When Fiction Follows Truth

In an eerie reminder of the cost of abusing the environment, Jim Robbins in an article for the New York Times Sunday Review – The Year the Monarch Didn’t Appear  – noted that this year “for the first time in memory” the butterflies did not fly to the central Mexican forests for their annual migration on November 1st, as they have for centuries.

Where have I heard that before?  Barbara Kingsolver used that premise in her novel Flight Behavior.  Have you read it?

butterfly30Monarch butterflies and bees are disappearing.  According to Robbins’ article, roads, parking lots, manicured lawns, and pesticides are destroying natural habitats.  In Kingsolver’s fictionalized story, the butterflies lose their instinctive tracking system and show up in Appalachia.  The story ends with a natural disaster (I won’t spoil it for you, if you haven’t read it), but Robbins predicts a real disaster with the ending of his article:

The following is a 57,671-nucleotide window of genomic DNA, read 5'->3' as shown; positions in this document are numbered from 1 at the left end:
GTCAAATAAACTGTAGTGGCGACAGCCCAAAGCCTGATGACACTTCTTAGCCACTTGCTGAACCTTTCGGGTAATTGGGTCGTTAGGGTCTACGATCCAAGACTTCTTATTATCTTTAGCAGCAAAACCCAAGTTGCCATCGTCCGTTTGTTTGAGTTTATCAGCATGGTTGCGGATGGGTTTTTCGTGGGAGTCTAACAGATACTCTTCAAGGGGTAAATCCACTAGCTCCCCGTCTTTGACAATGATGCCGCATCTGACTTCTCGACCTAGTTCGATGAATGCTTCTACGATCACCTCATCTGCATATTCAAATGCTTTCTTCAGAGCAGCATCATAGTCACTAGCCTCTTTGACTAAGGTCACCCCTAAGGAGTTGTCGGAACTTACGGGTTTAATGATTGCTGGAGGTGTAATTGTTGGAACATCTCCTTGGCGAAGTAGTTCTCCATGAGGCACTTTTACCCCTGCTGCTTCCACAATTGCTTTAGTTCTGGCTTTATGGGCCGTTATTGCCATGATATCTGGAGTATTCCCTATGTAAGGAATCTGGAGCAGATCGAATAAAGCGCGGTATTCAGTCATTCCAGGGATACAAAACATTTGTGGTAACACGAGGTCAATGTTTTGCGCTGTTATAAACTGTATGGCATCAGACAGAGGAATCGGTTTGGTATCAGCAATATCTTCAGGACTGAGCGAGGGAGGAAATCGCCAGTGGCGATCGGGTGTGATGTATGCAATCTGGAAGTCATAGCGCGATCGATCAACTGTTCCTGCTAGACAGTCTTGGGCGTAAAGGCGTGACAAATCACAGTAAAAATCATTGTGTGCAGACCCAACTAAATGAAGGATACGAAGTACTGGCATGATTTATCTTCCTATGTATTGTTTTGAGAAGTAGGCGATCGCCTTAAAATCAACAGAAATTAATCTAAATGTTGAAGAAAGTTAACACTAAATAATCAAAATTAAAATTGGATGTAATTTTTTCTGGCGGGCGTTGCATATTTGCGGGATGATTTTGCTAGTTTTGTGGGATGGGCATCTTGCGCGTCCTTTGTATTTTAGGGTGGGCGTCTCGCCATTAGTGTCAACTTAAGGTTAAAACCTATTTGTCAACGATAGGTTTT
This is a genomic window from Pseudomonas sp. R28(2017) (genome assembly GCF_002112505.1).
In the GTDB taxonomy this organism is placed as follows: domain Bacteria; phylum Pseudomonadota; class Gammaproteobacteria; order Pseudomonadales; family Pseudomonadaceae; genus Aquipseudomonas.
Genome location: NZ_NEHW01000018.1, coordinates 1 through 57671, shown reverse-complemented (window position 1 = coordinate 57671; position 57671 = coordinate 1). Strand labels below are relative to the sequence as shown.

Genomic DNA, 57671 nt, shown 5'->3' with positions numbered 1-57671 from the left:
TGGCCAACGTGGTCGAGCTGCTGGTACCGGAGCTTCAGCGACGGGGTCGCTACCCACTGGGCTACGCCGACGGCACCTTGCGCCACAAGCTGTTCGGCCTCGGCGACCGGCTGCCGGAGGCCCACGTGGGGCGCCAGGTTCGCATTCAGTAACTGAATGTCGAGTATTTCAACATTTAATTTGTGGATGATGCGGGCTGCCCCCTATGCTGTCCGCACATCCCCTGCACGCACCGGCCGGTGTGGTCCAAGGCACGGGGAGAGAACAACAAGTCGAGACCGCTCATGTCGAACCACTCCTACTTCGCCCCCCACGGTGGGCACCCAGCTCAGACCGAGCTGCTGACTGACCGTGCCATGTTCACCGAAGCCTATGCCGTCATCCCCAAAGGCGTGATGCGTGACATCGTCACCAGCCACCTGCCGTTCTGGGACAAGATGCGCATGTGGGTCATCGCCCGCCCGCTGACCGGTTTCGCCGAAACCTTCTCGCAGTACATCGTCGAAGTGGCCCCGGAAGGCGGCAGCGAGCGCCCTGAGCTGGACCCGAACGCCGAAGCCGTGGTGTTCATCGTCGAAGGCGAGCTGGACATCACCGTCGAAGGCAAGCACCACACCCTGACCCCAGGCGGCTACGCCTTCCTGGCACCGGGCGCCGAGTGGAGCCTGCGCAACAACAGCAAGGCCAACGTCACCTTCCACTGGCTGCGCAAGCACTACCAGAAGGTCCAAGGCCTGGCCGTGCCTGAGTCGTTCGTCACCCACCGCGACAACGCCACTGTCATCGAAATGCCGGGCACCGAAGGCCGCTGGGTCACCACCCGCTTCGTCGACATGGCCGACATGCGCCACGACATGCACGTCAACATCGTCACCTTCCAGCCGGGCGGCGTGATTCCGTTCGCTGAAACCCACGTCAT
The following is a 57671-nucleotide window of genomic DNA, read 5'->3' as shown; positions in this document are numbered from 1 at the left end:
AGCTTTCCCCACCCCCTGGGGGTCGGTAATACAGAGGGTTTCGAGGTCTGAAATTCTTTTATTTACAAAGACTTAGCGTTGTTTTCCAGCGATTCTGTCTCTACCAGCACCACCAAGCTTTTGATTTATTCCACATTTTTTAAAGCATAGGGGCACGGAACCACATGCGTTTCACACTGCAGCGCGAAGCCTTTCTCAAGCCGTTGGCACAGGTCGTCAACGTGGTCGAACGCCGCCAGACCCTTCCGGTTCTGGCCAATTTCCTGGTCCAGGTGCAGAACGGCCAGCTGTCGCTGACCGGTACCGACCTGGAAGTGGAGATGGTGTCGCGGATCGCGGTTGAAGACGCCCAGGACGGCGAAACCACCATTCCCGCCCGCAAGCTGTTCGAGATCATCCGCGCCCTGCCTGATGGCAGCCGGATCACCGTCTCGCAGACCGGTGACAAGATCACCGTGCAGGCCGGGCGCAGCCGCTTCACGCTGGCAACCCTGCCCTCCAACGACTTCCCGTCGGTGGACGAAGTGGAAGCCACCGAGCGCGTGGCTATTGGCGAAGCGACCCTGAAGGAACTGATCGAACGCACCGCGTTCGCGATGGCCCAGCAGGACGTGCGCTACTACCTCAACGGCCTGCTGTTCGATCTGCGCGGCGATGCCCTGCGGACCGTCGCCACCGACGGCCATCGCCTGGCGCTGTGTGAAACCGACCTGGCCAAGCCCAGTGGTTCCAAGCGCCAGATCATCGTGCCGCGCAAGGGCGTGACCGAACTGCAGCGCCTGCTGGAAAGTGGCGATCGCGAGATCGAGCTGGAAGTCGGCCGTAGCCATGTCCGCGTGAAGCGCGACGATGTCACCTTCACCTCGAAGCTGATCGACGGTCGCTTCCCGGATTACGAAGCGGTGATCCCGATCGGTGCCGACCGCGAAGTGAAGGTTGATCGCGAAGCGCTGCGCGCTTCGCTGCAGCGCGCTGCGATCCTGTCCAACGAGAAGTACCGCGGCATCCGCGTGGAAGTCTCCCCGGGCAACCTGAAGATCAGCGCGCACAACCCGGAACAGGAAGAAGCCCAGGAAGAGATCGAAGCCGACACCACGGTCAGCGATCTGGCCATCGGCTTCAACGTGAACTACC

“…If the bees were to truly disappear, we would lose 80 percent of the plants…That’s a huge problem for mankind.”

I’m planning a trip to Pacific Grove, California next year – one of the stops for the monarch butterfly’s migration  I wonder if they will be there.

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2 thoughts on “When Fiction Follows Truth

  1. Leeswammes

    Ouch, that is close to home, isn’t it? At least for Kingsolver readers. I loved that book but had no idea there could be some real truth in it. Thanks for sharing.

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